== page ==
Tag Archives: Lidocaine

Oral Administration: Liquids

Without a Stomach Tube Patient Preparation None required. Technique is appropriate for owners to perform at home. Technique Small amounts of liquid medicine can be given successfully to dogs and cats by pulling the commissure of the lip out to form a pocket (). Deposit the liquid medication into the “cheek pouch,” where it subsequently… Read More »

Urine Collection Techniques

Urine can be removed from the bladder by one of four methods: (1) voided (the “free catch”), (2) manual compression of the urinary bladder (expressing the bladder), (3) catheterization, or (4) cystocentesis. Voiding For routine urinalysis, collection of urine by voiding (micturition) is satisfactory. The major disadvantage is risk of contamination of the sample with… Read More »

Atherosclerosis

Atherosclerosis denotes inner arterial wall thickening in association with lipid deposition. Affected large coronary arteries often appear grossly thickened, yellow-white, and may have narrowed lumina. Histologically, deposits of plaque containing cholesterol, lipoid material, focal calcification, and lipophages thicken the inner sections of arterial wall (intima and inner media). There can be widespread involvement of arteries… Read More »

Diseases of the Ear: General Principles Of Management

The therapeutic plan for otitis externa requires identification of the primary disease process and perpetuating factors. Ideally management is aimed at thoroughly cleaning and drying the ear canal, removing or managing the primary factors, controlling perpetuating factors, administering appropriate topical or systemic therapy (or both), and evaluating response to therapy. Ear Cleaning Ear cleaning serves… Read More »

Amphotericin B Desoxycholate, Amphotericin B Lipid-Based (Abelcet, Fungizone)

Antifungal Highlights Of Prescribing Information • Systemic antifungal used for serious mycotic infections • Must be administered IV • Nephrotoxicity is biggest concern, particularly with the deoxycholate form; newer lipid based products are less nephrotoxic & penetrate into tissues better, but are more expensive • Renal function monitoring essential • Amphotericin B Desoxycholate, Amphotericin B… Read More »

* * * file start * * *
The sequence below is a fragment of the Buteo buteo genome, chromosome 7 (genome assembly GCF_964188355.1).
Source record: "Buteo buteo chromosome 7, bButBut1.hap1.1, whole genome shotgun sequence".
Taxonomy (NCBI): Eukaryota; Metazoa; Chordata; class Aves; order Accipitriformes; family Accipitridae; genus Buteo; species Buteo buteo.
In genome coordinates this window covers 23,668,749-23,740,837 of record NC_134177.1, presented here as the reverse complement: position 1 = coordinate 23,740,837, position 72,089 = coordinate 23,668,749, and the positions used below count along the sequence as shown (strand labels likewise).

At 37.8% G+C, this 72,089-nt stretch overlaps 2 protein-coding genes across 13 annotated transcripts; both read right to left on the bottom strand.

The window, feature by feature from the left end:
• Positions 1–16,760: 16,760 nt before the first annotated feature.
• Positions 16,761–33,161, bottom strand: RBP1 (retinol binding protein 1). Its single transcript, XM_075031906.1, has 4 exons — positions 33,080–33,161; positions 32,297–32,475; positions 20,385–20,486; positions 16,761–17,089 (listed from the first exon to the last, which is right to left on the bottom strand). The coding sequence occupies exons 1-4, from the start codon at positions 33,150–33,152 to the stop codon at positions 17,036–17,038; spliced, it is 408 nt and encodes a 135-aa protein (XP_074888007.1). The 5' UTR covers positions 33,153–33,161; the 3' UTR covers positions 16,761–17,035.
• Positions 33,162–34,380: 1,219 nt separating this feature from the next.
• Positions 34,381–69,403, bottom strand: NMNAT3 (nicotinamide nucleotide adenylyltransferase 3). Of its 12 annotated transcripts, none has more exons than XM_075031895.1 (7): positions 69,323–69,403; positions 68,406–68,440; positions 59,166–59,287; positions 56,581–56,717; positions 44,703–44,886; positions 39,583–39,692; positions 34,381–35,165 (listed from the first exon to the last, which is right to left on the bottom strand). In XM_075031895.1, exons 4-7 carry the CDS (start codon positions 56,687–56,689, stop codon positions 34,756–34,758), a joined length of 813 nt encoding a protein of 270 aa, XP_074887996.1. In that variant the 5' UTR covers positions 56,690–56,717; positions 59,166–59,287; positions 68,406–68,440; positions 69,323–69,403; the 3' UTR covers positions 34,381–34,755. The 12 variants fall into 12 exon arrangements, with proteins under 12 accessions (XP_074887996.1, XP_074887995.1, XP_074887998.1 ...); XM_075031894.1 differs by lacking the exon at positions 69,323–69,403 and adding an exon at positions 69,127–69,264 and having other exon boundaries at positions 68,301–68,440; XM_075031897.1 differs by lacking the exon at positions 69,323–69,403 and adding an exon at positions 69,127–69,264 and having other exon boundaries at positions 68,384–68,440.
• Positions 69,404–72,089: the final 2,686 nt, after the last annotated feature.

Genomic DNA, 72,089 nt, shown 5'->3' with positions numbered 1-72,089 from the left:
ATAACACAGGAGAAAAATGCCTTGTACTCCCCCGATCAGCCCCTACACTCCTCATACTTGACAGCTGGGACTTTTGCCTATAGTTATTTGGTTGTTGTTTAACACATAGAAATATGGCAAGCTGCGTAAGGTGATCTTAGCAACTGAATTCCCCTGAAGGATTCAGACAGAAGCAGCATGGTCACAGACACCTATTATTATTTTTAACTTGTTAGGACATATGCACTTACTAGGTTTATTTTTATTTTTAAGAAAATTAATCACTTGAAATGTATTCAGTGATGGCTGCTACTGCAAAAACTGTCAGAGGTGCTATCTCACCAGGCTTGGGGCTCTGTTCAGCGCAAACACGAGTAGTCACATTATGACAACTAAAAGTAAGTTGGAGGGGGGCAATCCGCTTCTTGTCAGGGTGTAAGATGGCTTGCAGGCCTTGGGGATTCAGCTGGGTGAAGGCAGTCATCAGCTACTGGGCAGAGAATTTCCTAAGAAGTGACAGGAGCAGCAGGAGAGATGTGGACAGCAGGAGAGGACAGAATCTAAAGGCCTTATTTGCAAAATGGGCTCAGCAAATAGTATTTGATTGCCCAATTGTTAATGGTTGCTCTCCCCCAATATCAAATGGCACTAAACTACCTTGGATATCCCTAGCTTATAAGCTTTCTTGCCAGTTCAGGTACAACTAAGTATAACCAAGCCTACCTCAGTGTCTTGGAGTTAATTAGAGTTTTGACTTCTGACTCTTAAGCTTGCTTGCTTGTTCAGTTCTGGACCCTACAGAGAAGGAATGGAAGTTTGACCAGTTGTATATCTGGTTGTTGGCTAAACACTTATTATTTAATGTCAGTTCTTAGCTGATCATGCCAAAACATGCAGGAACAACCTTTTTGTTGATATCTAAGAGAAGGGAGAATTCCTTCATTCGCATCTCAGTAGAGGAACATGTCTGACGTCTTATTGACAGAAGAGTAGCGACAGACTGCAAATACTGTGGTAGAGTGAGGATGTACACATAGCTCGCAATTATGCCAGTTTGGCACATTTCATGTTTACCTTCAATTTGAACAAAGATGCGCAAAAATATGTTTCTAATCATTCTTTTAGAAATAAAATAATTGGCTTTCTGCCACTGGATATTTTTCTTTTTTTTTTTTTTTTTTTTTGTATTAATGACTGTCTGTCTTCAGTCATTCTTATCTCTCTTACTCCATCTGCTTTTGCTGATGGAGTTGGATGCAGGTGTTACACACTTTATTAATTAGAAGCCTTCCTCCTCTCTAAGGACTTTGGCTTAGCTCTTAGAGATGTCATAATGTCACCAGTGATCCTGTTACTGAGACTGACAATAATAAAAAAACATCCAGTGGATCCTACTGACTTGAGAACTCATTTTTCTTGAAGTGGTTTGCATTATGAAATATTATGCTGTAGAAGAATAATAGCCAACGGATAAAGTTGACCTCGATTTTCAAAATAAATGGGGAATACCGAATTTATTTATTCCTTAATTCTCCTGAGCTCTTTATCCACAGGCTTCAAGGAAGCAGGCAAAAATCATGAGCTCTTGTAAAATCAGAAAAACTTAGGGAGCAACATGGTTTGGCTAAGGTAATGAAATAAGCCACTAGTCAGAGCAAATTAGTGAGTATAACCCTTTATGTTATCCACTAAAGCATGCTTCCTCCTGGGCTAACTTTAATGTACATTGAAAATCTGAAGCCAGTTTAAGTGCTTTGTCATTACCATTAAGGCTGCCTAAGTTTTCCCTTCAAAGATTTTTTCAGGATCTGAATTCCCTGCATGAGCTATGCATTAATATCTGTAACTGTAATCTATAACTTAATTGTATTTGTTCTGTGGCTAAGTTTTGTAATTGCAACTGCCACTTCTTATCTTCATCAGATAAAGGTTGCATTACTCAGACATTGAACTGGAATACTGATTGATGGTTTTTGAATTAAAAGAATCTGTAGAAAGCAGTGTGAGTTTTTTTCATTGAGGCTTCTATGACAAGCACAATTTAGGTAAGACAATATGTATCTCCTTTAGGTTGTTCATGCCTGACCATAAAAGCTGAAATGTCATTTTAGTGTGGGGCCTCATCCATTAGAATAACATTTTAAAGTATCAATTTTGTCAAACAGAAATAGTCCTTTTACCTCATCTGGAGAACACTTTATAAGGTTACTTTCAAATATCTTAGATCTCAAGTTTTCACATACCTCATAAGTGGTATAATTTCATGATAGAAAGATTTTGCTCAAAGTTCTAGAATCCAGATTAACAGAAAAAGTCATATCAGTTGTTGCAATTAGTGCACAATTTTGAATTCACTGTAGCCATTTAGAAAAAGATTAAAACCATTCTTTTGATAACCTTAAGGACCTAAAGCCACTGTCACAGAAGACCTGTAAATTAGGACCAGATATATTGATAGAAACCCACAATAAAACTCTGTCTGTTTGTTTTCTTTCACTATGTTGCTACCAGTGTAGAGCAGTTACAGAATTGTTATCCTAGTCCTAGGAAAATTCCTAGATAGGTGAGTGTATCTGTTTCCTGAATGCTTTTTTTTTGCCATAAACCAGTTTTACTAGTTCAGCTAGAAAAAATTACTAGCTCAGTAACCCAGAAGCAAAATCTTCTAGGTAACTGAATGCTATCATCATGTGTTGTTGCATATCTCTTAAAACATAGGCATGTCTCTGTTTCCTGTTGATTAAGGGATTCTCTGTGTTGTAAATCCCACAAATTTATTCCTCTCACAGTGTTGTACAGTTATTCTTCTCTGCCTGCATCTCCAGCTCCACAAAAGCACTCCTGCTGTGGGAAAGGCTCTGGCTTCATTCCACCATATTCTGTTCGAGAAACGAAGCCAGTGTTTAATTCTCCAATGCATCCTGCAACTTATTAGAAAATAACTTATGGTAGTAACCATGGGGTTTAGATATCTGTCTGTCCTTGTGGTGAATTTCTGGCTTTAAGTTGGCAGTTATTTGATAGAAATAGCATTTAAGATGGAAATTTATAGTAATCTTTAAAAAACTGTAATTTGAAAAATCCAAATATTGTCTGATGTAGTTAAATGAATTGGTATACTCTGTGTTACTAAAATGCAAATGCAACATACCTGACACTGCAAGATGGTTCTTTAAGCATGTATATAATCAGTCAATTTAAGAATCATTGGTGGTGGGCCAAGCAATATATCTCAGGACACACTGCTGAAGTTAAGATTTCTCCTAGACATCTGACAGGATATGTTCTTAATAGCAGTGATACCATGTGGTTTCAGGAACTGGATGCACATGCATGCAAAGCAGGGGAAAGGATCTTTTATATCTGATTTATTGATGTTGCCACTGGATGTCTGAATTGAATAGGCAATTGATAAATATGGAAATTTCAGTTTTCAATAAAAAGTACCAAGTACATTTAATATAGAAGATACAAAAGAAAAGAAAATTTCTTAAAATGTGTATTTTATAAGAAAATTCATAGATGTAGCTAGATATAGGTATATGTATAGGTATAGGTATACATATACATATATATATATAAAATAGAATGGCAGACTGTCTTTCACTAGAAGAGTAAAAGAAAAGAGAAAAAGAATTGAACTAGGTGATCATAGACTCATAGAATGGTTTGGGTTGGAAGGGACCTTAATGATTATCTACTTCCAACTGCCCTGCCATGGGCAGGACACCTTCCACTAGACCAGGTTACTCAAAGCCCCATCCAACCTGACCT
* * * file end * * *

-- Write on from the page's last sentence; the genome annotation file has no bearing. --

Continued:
Amiodarone HCL (Cordarone, Pacerone)

Class III Antiarrhythmic Highlights Of Prescribing Information • Antidysrhythmic agent that can be used in dogs for arrhythmias associated with left ventricular dysfunction or to convert atrial fib into sinus rhythm; very limited experience warrants cautious use • May be useful in horses to convert atrial fib or V tach into sinus rhythm • Contraindicated… Read More »

Aminophylline Theophylline

Phosphodiesterase Inhibitor Bronchodilator Highlights Of Prescribing Information • Bronchodilator drug with diuretic activity; used for bronchospasm & cardiogenic pulmonary edema • Narrow therapeutic index in humans, but dogs appear to be less susceptible to toxic effects at higher plasma levels • Therapeutic drug monitoring recommended • Many drug interactions What Is Aminophylline Theophylline Used For?… Read More »

Arrhythmocenic Right Ventricular Cardiomyopathy

ARVC is a recendy reported and rare form of feline cardiomyopathy. It has been identified in humans, dogs (boxer dogs), and cats. It is characterized by fibrofatty or fatty infiltration of primarily the right ventricular free wall. The right ventricular wall is commonly thinned in humans and cats with the disease. Ventricular tachyarrhythmias are common… Read More »

Bronchoalveolar Lavage

Today the use of fiberoptic bronchoscopy is a common and standard diagnostic procedure, which allows direct observation of the upper and lower conducting airways. During passage of the endoscope through the nasopharynx, trachea, and large bronchi, the quantity of mucous secretions can be assessed readily in addition to the degree of mucosal edema and bronchospasm.… Read More »

Permanent Tracheostomy in Standing Horses

Diseases of the upper airway such as laryngeal hemiplegia, arytenoid chondritis, subepiglottic cysts, aryepiglottic fold entrapment, and dorsal displacement of the soft palate are commonly encountered in horses. In all of these conditions some abnormality of the upper airway compromises the cross-sectional area of the airway and causes decreased airflow; the condition usually becomes clinically… Read More »